What is happening?
Alberta’s Bill 10 is one of the most far-reaching responses to the COVID-19 pandemic made by a provincial government. The Alberta government, led by Jason Kenney’s United Conservative Party, rushed this bill into law after only two days of debate. This bill gives cabinet ministers the power to unilaterally and immediately enact new laws during a public health emergency with no input from the Legislative Assembly of Alberta. Bill 10 is an affront to the constitutional bedrock of Canadian democracy.
Following a lawsuit by the Justice Centre for Constitutional Freedoms (JCCF) to have the bill declared unconstitutional, the BCCLA was granted leave to intervene in the case. As one of Canada’s oldest and largest civil liberties organizations, we are deeply concerned about Bill 10. This Bill violates the separation of powers between the Legislative Assembly and the provincial cabinet, the constitutional framework that guides how decisions are made by the government, the protection of minority rights, and the principle of democracy itself.
Now, rather than face the courts and defend Bill 10, the Government of Alberta is trying to silence this case by arguing that it is now moot following their announcement that the controversial bill will be repealed in the spring. This non-binding promise will not protect Albertans’ democratic rights during a global pandemic.
Who is affected?
Bill 10 has silenced democratic opposition in the name of combatting the COVID-19 pandemic. The BCCLA supports public health measures to address the COVID-19 pandemic and to protect the human rights of the most vulnerable. However, government responses must be rooted in science and public health needs, with no more intrusions on civil liberties than necessary.
All Canadians have a stake in this case, but none more so than those belonging to systemically oppressed groups. The process of introducing, publishing, and debating bills with multiple readings provides critical features of rights protection for all peoples of Canada, but especially racialized and minority groups by providing them with a chance to make their voices heard.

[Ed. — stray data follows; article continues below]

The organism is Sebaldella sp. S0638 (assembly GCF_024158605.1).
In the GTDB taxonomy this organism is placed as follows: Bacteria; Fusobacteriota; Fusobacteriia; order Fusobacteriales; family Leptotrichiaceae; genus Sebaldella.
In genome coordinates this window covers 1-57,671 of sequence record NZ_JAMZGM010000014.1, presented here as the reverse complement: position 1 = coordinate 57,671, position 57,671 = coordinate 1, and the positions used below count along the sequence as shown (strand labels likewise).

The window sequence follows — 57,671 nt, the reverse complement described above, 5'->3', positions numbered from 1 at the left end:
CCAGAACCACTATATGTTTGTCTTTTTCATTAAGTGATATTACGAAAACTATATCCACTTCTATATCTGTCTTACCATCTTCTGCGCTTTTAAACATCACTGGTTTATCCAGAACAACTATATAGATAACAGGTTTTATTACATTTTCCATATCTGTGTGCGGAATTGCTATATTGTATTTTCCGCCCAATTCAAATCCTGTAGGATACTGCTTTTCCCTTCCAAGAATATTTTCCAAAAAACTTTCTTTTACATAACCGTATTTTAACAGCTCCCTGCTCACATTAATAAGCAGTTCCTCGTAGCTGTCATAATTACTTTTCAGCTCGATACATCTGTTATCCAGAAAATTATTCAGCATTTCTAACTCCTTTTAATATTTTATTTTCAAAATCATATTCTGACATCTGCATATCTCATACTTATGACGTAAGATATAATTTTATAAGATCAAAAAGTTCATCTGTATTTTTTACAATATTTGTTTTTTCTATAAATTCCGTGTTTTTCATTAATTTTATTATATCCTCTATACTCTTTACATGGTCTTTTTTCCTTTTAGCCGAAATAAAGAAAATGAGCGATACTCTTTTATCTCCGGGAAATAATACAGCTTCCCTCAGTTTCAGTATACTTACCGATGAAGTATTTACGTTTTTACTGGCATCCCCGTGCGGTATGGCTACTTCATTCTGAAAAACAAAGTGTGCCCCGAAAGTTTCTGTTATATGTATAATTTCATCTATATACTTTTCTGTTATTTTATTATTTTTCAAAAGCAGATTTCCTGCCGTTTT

While Health Minister Tyler Shandro announced that the Government of Alberta will repeal Bill 10 in the Spring of 2021, the damage has been done. This bill has harmed Albertan democratic institutions and has violated the Canadian Constitution, including the Charter of Rights and Freedoms. The BCCLA has urged the Alberta Court of Queen’s Bench to stop this bill now and discourage other governments from enacting similar legislation.
Hearings concerning the Government’s applications to strike this case and the issue of whether JCCF had public interest standing to bring the case were held on February 22, 2021. The BCCLA supports the JCCF in urging the court to deny the government’s efforts to punt this case and therefore allow for a proper examination of the bill’s constitutionality.
The Court gave its oral reasons for its decision on March 31, 2021. Justice Kirker determined that the lawsuit is not the best way to bring the issue before the courts because the government said that they will repeal the law soon. The JCCF is seeking to appeal this troubling decision.
In our view, Minister Shandro’s non-binding promise to repeal Bill 10 cannot be viewed as sufficient grounds to refuse to hear this case, which has been languishing before the court for over a year. Canadians deserve to have the courts determine whether Alberta’s government has breached the Constitution.
Why this case matters
We are very concerned by this ruling. This decision raises the already high bar for public interest organizations to go to court and defend Canadians’ rights against unconstitutional laws like Bill 10. The clock is running out. With the proposed repeal of Bill 10 on the horizon, the Government of Alberta may succeed in getting away with passing and enforcing an unconstitutional law. Bill 10 has already made an impact across the country as other provincial governments have been emboldened to pass their own laws which also violate Canadians’ rights to democratic due process.
We are encouraged to know that the JCCF is seeking to appeal this deeply flawed ruling to the Alberta Court of Appeal. The courts must not use non-binding promises made by partisan politicians as a basis for undermining the ability of public interest organizations to challenge unconstitutional laws.
The BCCLA knows that civil liberties are often imperilled in times of fear and uncertainty. That’s why we’re fighting this unconstitutional law. Governments must be held accountable when they violate Canadians’ rights.